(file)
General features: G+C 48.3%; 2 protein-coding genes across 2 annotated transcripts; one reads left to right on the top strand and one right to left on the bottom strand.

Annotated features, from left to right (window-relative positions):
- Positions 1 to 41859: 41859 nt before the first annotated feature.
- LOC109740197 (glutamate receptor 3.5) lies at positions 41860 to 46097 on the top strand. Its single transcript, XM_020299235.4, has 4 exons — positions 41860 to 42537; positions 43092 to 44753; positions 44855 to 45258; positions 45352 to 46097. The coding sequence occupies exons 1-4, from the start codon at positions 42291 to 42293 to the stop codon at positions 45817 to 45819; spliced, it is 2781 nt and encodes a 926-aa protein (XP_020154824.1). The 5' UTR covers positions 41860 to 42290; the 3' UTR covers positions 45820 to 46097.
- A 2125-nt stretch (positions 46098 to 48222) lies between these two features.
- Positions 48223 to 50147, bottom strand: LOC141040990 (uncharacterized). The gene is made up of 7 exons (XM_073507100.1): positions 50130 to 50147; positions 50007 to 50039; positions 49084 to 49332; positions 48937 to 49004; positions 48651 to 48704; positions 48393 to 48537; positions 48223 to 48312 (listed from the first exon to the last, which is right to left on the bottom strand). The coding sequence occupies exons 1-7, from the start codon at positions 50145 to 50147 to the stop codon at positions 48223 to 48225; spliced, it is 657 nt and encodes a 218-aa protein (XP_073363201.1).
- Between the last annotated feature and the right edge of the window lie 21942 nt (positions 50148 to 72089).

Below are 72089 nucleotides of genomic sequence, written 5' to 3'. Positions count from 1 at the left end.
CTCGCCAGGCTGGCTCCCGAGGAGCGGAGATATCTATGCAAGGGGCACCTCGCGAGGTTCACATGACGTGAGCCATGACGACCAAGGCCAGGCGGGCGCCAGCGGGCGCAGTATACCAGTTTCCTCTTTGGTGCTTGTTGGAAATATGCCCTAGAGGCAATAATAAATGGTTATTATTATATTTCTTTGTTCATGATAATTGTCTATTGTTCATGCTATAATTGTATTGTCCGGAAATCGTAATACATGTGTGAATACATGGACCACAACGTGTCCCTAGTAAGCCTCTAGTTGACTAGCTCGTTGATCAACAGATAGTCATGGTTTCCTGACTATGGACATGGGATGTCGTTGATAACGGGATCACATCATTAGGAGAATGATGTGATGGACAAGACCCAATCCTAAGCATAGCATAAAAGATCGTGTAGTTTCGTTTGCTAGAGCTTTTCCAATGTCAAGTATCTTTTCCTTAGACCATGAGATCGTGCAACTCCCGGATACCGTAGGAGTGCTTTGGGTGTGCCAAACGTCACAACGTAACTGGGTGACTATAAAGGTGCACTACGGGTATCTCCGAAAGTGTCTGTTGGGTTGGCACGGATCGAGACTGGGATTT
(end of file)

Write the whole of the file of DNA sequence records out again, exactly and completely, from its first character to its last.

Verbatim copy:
General features: G+C 48.3%; 2 protein-coding genes across 2 annotated transcripts; one reads left to right on the top strand and one right to left on the bottom strand.

Annotated features, from left to right (window-relative positions):
- Positions 1 to 41859: 41859 nt before the first annotated feature.
- LOC109740197 (glutamate receptor 3.5) lies at positions 41860 to 46097 on the top strand. Its single transcript, XM_020299235.4, has 4 exons — positions 41860 to 42537; positions 43092 to 44753; positions 44855 to 45258; positions 45352 to 46097. The coding sequence occupies exons 1-4, from the start codon at positions 42291 to 42293 to the stop codon at positions 45817 to 45819; spliced, it is 2781 nt and encodes a 926-aa protein (XP_020154824.1). The 5' UTR covers positions 41860 to 42290; the 3' UTR covers positions 45820 to 46097.
- A 2125-nt stretch (positions 46098 to 48222) lies between these two features.
- Positions 48223 to 50147, bottom strand: LOC141040990 (uncharacterized). The gene is made up of 7 exons (XM_073507100.1): positions 50130 to 50147; positions 50007 to 50039; positions 49084 to 49332; positions 48937 to 49004; positions 48651 to 48704; positions 48393 to 48537; positions 48223 to 48312 (listed from the first exon to the last, which is right to left on the bottom strand). The coding sequence occupies exons 1-7, from the start codon at positions 50145 to 50147 to the stop codon at positions 48223 to 48225; spliced, it is 657 nt and encodes a 218-aa protein (XP_073363201.1).
- Between the last annotated feature and the right edge of the window lie 21942 nt (positions 50148 to 72089).

Below are 72089 nucleotides of genomic sequence, written 5' to 3'. Positions count from 1 at the left end.
CTCGCCAGGCTGGCTCCCGAGGAGCGGAGATATCTATGCAAGGGGCACCTCGCGAGGTTCACATGACGTGAGCCATGACGACCAAGGCCAGGCGGGCGCCAGCGGGCGCAGTATACCAGTTTCCTCTTTGGTGCTTGTTGGAAATATGCCCTAGAGGCAATAATAAATGGTTATTATTATATTTCTTTGTTCATGATAATTGTCTATTGTTCATGCTATAATTGTATTGTCCGGAAATCGTAATACATGTGTGAATACATGGACCACAACGTGTCCCTAGTAAGCCTCTAGTTGACTAGCTCGTTGATCAACAGATAGTCATGGTTTCCTGACTATGGACATGGGATGTCGTTGATAACGGGATCACATCATTAGGAGAATGATGTGATGGACAAGACCCAATCCTAAGCATAGCATAAAAGATCGTGTAGTTTCGTTTGCTAGAGCTTTTCCAATGTCAAGTATCTTTTCCTTAGACCATGAGATCGTGCAACTCCCGGATACCGTAGGAGTGCTTTGGGTGTGCCAAACGTCACAACGTAACTGGGTGACTATAAAGGTGCACTACGGGTATCTCCGAAAGTGTCTGTTGGGTTGGCACGGATCGAGACTGGGATTT